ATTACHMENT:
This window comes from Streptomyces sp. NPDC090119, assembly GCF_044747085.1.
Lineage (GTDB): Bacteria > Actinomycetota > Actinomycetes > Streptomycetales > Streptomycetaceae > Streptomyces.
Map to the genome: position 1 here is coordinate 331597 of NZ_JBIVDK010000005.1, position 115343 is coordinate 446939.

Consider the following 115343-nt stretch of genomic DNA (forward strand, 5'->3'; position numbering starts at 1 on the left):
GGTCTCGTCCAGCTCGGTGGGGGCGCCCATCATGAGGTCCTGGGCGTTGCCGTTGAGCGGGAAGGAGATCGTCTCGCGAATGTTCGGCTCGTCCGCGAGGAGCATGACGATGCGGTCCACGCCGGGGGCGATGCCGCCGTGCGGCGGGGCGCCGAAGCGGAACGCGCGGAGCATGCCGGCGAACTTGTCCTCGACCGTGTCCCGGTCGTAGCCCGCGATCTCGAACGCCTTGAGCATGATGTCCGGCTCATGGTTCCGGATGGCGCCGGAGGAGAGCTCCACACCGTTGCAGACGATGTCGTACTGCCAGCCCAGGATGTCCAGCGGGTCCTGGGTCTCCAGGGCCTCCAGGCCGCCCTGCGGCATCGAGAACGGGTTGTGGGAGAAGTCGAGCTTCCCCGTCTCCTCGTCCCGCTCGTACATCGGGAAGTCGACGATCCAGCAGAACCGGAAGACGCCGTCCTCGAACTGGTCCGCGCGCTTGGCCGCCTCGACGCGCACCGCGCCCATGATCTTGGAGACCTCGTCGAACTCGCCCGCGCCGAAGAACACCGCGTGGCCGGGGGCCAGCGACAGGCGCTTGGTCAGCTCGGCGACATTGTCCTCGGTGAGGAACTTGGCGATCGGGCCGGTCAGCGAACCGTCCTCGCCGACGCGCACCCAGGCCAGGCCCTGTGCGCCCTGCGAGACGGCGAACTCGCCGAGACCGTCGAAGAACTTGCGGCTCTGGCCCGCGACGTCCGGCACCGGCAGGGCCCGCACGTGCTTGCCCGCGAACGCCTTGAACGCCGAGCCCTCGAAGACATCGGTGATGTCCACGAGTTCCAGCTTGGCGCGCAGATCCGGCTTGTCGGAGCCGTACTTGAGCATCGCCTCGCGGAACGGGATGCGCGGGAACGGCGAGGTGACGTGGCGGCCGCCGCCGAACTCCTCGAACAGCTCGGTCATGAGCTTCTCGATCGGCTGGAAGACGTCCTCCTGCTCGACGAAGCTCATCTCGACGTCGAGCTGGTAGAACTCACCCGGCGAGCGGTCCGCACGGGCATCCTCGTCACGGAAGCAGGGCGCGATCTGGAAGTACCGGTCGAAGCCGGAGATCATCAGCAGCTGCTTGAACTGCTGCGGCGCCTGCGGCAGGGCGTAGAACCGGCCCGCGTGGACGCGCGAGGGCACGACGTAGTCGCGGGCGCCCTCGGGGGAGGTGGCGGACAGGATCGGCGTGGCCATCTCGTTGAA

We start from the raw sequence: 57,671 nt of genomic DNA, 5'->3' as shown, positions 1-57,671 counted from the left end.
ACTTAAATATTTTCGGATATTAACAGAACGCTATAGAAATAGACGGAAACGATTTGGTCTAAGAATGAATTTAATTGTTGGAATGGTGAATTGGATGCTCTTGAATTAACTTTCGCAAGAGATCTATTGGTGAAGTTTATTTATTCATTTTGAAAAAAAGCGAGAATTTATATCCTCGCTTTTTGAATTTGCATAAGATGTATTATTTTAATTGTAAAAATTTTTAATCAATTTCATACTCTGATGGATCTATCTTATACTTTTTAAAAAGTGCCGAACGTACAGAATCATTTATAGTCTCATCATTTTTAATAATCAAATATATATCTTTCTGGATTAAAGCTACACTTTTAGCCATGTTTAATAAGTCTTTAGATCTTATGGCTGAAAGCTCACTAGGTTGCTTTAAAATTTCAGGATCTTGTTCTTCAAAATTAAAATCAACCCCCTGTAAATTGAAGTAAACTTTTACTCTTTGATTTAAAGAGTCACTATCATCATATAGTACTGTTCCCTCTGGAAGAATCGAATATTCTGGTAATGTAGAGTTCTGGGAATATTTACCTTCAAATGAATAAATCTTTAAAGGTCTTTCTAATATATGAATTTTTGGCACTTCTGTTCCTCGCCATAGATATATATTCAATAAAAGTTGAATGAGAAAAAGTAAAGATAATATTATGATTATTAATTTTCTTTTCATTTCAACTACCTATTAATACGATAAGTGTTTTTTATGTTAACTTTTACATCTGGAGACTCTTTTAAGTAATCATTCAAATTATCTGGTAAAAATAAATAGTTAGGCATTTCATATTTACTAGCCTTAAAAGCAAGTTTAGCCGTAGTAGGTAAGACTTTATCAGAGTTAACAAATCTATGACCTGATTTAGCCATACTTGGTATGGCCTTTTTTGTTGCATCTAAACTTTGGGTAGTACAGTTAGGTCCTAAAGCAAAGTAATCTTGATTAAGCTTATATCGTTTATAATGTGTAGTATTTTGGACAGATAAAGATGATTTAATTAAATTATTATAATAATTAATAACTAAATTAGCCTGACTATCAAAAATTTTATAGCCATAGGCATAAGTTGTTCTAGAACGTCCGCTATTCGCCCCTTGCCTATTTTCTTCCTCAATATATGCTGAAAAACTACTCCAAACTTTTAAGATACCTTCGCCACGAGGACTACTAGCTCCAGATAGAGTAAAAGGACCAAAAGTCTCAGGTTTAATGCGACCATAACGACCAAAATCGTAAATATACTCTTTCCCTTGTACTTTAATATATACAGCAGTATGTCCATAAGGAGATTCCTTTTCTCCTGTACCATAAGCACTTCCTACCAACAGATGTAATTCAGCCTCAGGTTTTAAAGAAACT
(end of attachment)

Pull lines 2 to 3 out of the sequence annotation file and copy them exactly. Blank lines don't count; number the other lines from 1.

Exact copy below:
Lineage (GTDB): Bacteria > Actinomycetota > Actinomycetes > Streptomycetales > Streptomycetaceae > Streptomyces.
Map to the genome: position 1 here is coordinate 331597 of NZ_JBIVDK010000005.1, position 115343 is coordinate 446939.